Mirtazapine versus Megestrol in the Treatment of Anorexia-Cachexia Syndrome in Patients with Advanced Cancer: A Randomized, Double-Blind, Controlled Phase II Clinical Trial

Cancers (Basel). 2023 Jul 12;15(14):3588. doi: 10.3390/cancers15143588.


This study compared mirtazapine with megestrol in the management of cancer-related anorexia-cachexia syndrome in patients with advanced cancer. A randomized, double-blind, controlled clinical trial involving patients with advanced cancer and anorexia-cachexia syndrome was performed. Participants received mirtazapine 30 mg/day or megestrol 320 mg/day for eight weeks. The primary endpoint was the effect of mirtazapine on weight gain and the secondary endpoints were its effect on appetite, muscle strength, physical performance, body composition, adverse events, and medication adherence. Linear regression model with mixed effects was applied and a significance level of 5% was adopted. Fifty-two patients were randomized. Mean age was 65.8 ± 8.4 years. There was weight gain in 52% of the participants in the megestrol group and in 38% in the mirtazapine group after four weeks (p = 0.040). Appetite improved in 92% of the participants in the megestrol group and in 56% in the mirtazapine group after eight weeks (p = 0.007). In the sub-analysis by sex, women showed improvement in appetite (p < 0.001) and weight gain (p < 0.005) in the mirtazapine group, which was not observed in men. Mirtazapine appears to be inferior to megestrol in weight and appetite improvement. However, there may be a difference in the therapeutic response between sexes.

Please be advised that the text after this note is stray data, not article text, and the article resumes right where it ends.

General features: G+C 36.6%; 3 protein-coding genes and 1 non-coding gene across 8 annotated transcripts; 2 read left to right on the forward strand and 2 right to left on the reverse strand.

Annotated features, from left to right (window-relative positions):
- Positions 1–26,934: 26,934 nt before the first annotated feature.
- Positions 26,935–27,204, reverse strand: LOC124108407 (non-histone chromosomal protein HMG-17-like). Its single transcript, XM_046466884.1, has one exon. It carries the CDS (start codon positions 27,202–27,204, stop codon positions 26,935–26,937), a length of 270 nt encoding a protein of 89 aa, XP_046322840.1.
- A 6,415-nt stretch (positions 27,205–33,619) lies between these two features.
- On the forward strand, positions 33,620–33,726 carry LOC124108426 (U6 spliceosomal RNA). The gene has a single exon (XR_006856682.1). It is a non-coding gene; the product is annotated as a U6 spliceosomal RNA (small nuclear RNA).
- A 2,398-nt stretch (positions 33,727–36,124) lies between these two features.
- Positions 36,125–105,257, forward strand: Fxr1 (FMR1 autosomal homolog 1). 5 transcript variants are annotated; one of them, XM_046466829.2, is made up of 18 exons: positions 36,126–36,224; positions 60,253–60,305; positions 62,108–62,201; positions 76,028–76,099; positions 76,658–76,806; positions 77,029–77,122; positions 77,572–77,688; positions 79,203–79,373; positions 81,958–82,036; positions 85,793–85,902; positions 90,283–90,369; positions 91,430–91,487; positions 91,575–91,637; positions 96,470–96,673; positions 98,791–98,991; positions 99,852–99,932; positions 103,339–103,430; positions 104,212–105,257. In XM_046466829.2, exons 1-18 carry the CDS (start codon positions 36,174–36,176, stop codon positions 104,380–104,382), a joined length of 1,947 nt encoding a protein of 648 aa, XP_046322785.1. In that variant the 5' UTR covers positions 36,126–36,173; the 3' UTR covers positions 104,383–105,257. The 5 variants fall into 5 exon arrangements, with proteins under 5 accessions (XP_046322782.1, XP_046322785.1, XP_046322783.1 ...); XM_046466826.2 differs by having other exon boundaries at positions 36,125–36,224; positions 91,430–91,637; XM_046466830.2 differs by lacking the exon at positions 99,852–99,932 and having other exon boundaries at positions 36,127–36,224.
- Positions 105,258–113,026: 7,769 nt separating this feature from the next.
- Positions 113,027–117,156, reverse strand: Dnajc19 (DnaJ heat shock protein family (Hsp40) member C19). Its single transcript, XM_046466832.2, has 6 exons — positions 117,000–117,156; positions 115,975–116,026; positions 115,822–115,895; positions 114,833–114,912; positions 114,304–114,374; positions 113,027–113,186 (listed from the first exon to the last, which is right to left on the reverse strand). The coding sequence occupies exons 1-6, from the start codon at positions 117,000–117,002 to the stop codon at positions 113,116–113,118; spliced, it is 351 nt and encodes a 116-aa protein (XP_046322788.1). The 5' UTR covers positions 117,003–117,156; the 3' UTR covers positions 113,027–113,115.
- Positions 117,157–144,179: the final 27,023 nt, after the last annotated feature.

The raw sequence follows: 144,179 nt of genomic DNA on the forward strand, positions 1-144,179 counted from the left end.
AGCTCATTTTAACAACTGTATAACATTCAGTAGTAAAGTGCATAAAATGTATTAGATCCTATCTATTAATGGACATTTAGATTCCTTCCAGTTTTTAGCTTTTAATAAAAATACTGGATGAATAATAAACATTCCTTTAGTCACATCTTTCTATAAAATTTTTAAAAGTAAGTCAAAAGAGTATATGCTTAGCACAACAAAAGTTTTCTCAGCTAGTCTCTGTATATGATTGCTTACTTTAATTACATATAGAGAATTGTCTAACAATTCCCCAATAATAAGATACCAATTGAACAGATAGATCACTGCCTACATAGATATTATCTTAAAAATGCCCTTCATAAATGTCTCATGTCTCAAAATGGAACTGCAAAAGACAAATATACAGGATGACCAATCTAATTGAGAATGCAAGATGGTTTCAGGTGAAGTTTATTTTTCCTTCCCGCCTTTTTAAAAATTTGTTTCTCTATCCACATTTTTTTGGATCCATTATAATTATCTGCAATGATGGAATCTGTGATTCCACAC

Keywords: anorexia; cachexia; cancer; megestrol; mirtazapine.